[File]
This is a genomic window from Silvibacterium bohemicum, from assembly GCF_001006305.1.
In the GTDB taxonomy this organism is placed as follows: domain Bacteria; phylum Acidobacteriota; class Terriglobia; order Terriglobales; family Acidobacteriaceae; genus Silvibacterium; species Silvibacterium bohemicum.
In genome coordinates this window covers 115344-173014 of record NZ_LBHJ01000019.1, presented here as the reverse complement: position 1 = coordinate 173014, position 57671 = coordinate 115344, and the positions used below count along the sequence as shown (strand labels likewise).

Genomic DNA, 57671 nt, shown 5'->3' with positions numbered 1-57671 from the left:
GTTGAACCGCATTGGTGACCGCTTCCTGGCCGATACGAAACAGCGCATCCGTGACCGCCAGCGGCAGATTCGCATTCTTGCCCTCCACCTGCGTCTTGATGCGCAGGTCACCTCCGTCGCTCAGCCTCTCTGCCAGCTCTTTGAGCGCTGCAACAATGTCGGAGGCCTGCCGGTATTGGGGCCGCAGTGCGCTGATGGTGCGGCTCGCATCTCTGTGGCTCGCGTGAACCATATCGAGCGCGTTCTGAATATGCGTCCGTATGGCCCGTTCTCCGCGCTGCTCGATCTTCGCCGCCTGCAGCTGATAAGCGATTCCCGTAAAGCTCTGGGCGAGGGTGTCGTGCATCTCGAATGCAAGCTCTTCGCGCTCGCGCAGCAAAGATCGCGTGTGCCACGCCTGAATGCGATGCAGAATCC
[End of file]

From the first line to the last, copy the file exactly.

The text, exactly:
This is a genomic window from Silvibacterium bohemicum, from assembly GCF_001006305.1.
In the GTDB taxonomy this organism is placed as follows: domain Bacteria; phylum Acidobacteriota; class Terriglobia; order Terriglobales; family Acidobacteriaceae; genus Silvibacterium; species Silvibacterium bohemicum.
In genome coordinates this window covers 115344-173014 of record NZ_LBHJ01000019.1, presented here as the reverse complement: position 1 = coordinate 173014, position 57671 = coordinate 115344, and the positions used below count along the sequence as shown (strand labels likewise).

Genomic DNA, 57671 nt, shown 5'->3' with positions numbered 1-57671 from the left:
GTTGAACCGCATTGGTGACCGCTTCCTGGCCGATACGAAACAGCGCATCCGTGACCGCCAGCGGCAGATTCGCATTCTTGCCCTCCACCTGCGTCTTGATGCGCAGGTCACCTCCGTCGCTCAGCCTCTCTGCCAGCTCTTTGAGCGCTGCAACAATGTCGGAGGCCTGCCGGTATTGGGGCCGCAGTGCGCTGATGGTGCGGCTCGCATCTCTGTGGCTCGCGTGAACCATATCGAGCGCGTTCTGAATATGCGTCCGTATGGCCCGTTCTCCGCGCTGCTCGATCTTCGCCGCCTGCAGCTGATAAGCGATTCCCGTAAAGCTCTGGGCGAGGGTGTCGTGCATCTCGAATGCAAGCTCTTCGCGCTCGCGCAGCAAAGATCGCGTGTGCCACGCCTGAATGCGATGCAGAATCC